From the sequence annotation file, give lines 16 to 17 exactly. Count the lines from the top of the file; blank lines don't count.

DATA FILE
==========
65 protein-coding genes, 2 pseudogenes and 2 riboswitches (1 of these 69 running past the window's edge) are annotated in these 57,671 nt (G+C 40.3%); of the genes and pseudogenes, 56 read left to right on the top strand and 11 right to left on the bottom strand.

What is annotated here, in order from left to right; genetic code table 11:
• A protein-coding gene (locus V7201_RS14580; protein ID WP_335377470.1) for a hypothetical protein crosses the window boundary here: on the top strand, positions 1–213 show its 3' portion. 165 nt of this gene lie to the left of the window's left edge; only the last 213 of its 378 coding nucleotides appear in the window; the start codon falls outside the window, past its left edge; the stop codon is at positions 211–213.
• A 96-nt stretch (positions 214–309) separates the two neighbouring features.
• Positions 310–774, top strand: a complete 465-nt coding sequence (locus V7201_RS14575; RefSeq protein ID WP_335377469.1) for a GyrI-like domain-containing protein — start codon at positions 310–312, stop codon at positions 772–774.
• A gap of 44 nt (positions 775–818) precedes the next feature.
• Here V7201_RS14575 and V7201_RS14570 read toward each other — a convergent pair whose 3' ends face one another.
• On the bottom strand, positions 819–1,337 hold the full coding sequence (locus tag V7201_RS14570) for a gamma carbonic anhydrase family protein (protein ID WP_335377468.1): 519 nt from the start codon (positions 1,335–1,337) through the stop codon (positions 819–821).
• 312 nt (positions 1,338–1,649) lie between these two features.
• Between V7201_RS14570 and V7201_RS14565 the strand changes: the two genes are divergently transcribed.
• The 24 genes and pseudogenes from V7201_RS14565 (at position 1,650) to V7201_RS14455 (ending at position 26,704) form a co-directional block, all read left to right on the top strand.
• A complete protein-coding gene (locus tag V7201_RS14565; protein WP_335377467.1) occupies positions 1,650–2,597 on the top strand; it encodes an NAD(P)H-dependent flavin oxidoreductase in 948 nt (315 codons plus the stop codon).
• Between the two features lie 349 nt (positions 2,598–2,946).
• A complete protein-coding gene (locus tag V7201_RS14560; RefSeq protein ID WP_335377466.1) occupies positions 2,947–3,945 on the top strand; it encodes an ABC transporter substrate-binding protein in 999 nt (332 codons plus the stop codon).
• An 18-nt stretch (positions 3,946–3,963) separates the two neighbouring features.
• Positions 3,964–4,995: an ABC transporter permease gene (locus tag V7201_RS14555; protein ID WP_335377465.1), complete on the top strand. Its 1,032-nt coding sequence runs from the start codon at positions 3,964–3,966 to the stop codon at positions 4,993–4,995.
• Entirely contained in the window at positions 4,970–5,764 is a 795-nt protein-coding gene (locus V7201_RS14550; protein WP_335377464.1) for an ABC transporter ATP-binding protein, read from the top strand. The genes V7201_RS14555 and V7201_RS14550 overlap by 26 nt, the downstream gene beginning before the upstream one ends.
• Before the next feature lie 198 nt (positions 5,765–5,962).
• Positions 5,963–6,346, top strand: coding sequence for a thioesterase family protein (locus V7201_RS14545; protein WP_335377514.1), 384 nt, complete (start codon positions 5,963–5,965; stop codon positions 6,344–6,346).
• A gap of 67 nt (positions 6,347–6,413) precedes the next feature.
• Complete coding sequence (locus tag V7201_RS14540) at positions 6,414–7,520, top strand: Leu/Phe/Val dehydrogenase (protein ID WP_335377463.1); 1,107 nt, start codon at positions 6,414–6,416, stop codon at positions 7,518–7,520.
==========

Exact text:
• Positions 3,964–4,995: an ABC transporter permease gene (locus tag V7201_RS14555; protein ID WP_335377465.1), complete on the top strand. Its 1,032-nt coding sequence runs from the start codon at positions 3,964–3,966 to the stop codon at positions 4,993–4,995.
• Entirely contained in the window at positions 4,970–5,764 is a 795-nt protein-coding gene (locus V7201_RS14550; protein WP_335377464.1) for an ABC transporter ATP-binding protein, read from the top strand. The genes V7201_RS14555 and V7201_RS14550 overlap by 26 nt, the downstream gene beginning before the upstream one ends.